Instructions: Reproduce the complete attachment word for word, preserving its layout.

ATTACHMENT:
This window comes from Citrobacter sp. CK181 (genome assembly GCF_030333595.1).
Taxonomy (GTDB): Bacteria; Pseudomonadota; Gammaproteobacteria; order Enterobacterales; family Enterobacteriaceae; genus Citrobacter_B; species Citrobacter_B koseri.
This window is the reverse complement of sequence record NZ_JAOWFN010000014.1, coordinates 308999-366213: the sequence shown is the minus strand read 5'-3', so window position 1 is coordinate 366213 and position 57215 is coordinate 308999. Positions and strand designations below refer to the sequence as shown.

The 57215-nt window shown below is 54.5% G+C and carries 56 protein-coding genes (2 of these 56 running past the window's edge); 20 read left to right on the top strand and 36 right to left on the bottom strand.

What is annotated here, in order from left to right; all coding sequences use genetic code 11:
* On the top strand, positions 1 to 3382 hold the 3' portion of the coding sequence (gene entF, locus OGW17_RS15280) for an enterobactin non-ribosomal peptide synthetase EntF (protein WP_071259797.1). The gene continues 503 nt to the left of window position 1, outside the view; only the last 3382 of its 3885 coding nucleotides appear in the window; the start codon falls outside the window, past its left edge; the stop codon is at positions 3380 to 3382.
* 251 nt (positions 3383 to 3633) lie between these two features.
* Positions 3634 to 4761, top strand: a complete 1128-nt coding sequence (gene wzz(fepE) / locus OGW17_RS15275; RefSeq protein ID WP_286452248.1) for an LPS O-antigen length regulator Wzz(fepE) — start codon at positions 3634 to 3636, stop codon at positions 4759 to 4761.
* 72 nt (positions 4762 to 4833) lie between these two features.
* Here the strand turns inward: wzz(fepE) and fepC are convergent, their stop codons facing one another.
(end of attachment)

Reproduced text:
This window comes from Citrobacter sp. CK181 (genome assembly GCF_030333595.1).
Taxonomy (GTDB): Bacteria; Pseudomonadota; Gammaproteobacteria; order Enterobacterales; family Enterobacteriaceae; genus Citrobacter_B; species Citrobacter_B koseri.
This window is the reverse complement of sequence record NZ_JAOWFN010000014.1, coordinates 308999-366213: the sequence shown is the minus strand read 5'-3', so window position 1 is coordinate 366213 and position 57215 is coordinate 308999. Positions and strand designations below refer to the sequence as shown.

The 57215-nt window shown below is 54.5% G+C and carries 56 protein-coding genes (2 of these 56 running past the window's edge); 20 read left to right on the top strand and 36 right to left on the bottom strand.

What is annotated here, in order from left to right; all coding sequences use genetic code 11:
* On the top strand, positions 1 to 3382 hold the 3' portion of the coding sequence (gene entF, locus OGW17_RS15280) for an enterobactin non-ribosomal peptide synthetase EntF (protein WP_071259797.1). The gene continues 503 nt to the left of window position 1, outside the view; only the last 3382 of its 3885 coding nucleotides appear in the window; the start codon falls outside the window, past its left edge; the stop codon is at positions 3380 to 3382.
* 251 nt (positions 3383 to 3633) lie between these two features.
* Positions 3634 to 4761, top strand: a complete 1128-nt coding sequence (gene wzz(fepE) / locus OGW17_RS15275; RefSeq protein ID WP_286452248.1) for an LPS O-antigen length regulator Wzz(fepE) — start codon at positions 3634 to 3636, stop codon at positions 4759 to 4761.
* 72 nt (positions 4762 to 4833) lie between these two features.
* Here the strand turns inward: wzz(fepE) and fepC are convergent, their stop codons facing one another.